Gerencser said he didn’t. He also said he didn’t have Eggers take a urine test to see if he was under the influence.

Gerencser was the lead investigator at the Eggers’ crime scene.

What the story actually leaves out is what the guy did after shooting his parents. As far as I remember it, he burried them and then called all his friend for a big oarty that same night. He was then picked up by the police the following day….

7 thoughts on “Douglas Dispatch”

  1. pompel og pilt reiste videre. så der de da landet, ja da var de kommet til kjelelrfen… der mø6tte de gogon vaktmester… en hyggelig fyr.. men alltid så påpasselig. pompel og pilt er alttid etterspurt.. for gorgon var usikke rpå hva de gjorde.. for noe gjorde de. pompel og pilt reparerte de de ment burde repareres. så dermed ble egentlig gorgon uten arbid..men det varte egentlig ikke lenger enn til at pompel og pilt reparererte litt for mange ting

  2. I know Zack…and i know he didnt do it alone. I know for a fact he had 3 other guys with him on the night of the killings…i know this because he was house sitting for me…i came back to Az on the 8th…he stopped by and gave me back my keys, asked me if everything was cool. Introduced me to two guys i didnt know and i said hello to the one that i did know. I know there were using cocaine because he showed me an ounce of it and we all did some lines. I am not saying what Zack did was right but try to live with being strip searched everytime you come and go from the house. He once got a flat tire on his bike on his way home from the library, and when he called his dad to ask for a ride…his dad responded with "thats your problem, deal with it" Zack had to walk 25 miles to get home witch when he did get home it was 1 am and his dad beat him for being out so late.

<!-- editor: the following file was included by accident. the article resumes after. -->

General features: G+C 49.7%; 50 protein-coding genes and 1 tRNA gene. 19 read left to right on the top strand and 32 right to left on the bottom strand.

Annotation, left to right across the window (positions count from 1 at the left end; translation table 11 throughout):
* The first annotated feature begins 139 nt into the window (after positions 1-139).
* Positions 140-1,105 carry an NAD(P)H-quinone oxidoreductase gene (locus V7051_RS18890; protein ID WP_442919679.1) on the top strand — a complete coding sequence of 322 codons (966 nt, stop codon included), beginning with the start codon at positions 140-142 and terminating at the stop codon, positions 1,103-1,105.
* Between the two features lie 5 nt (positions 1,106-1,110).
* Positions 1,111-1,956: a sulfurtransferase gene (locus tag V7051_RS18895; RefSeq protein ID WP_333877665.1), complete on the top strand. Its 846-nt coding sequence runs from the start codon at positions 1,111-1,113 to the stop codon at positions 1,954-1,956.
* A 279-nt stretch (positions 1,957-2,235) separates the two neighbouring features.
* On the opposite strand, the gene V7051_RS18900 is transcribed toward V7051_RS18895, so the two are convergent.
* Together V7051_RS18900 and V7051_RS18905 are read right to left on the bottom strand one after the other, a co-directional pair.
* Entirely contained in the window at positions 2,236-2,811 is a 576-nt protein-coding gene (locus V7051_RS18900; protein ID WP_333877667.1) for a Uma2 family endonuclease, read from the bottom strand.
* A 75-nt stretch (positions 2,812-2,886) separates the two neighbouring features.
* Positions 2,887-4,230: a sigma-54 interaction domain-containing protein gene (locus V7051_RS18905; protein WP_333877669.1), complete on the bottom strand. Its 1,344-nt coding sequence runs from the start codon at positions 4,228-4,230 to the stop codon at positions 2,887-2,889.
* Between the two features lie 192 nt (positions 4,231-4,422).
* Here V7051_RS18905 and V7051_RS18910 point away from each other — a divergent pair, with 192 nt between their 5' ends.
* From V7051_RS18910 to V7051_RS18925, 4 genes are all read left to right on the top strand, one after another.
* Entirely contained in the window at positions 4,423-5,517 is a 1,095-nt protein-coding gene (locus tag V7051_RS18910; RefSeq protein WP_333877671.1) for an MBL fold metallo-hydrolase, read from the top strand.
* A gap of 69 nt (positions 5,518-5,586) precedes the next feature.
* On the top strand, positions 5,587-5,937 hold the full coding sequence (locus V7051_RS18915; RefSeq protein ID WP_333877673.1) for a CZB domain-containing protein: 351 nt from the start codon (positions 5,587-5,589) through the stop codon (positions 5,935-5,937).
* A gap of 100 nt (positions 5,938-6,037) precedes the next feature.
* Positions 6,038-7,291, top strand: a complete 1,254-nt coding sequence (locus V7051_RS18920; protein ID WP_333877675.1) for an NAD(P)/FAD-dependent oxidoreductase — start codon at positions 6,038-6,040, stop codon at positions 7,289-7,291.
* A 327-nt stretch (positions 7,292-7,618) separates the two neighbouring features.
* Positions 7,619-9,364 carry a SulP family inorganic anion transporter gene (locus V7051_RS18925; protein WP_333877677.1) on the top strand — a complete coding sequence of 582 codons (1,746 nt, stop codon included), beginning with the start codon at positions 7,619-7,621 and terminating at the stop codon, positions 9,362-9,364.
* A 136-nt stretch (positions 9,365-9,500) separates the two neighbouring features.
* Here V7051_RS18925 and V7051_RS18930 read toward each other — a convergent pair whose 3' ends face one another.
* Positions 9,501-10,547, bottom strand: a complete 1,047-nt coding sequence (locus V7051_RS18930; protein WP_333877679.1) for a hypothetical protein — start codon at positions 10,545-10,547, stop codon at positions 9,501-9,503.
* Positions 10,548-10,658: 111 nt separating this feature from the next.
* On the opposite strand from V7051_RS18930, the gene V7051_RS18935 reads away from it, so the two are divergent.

3. He was a good guy…he just had enough and was under the influence. He was constantly strip searched and treated like a prisoner. Thats why he ran away before. Its a damn shame this happened.

  4. Hey Johannes… not sure if you remember me but we were on the Howard Dean campaign together back in ’04… Anyway, if you still live in Douglas or the surrounding area, hit me up. I live in Phoenix now.

  5. Before you decide that Zac was an evil person and start talking about how horrible of a thing it was consider this, In the 5 years that I knew him his life was nothing but rules and threats of military school and beatings. His older brother knows what it was like to be hit by their father as did Zac. Their cousin was just as deprived of everything because she was a girl and was obviously "going to be a slut". No, killing is not the answer, he could have just followed their every comand and ran as soon as he hit 18 like we had planned… but he just couldnt take it anymore. Everyone responds differently to stress of this nature and Zac couldn’t see a light at the end of the tunnel anymore. His parents loved him ofcourse, maybe even a little more than the rest, he always seemed to be there little boy but with that came standards for him that were just unabtainable. The others just had to survive, thats all that was expected, but Zac was expected to be greatness and follow their dreams for him no matter what. There are rumors that his brother helped, he didn’t. His cousin and little brother didn’t either. I know. I didn’t help him either…but maybe if I had been there for him before maybe he’d be here with me instead of locke in some cell in BFE arizona right now. He wasn’t a bad person, he just made some horrible choices in the end.

  6. @Kings Highway: I think you misunderstand. Who I’m mocking here is not Zack but rather the Douglas Dispatch and its way of prioritizing stories. I don’t generally believe there is such a thing as a "bad person" — the options that we have, or at least the options each one of us perceives he has, are all rather determined by the society we live in. And so is the prioritization of these options. All I’m saying with that is that under other circumstances (another time/place), it would all have ended rather differently.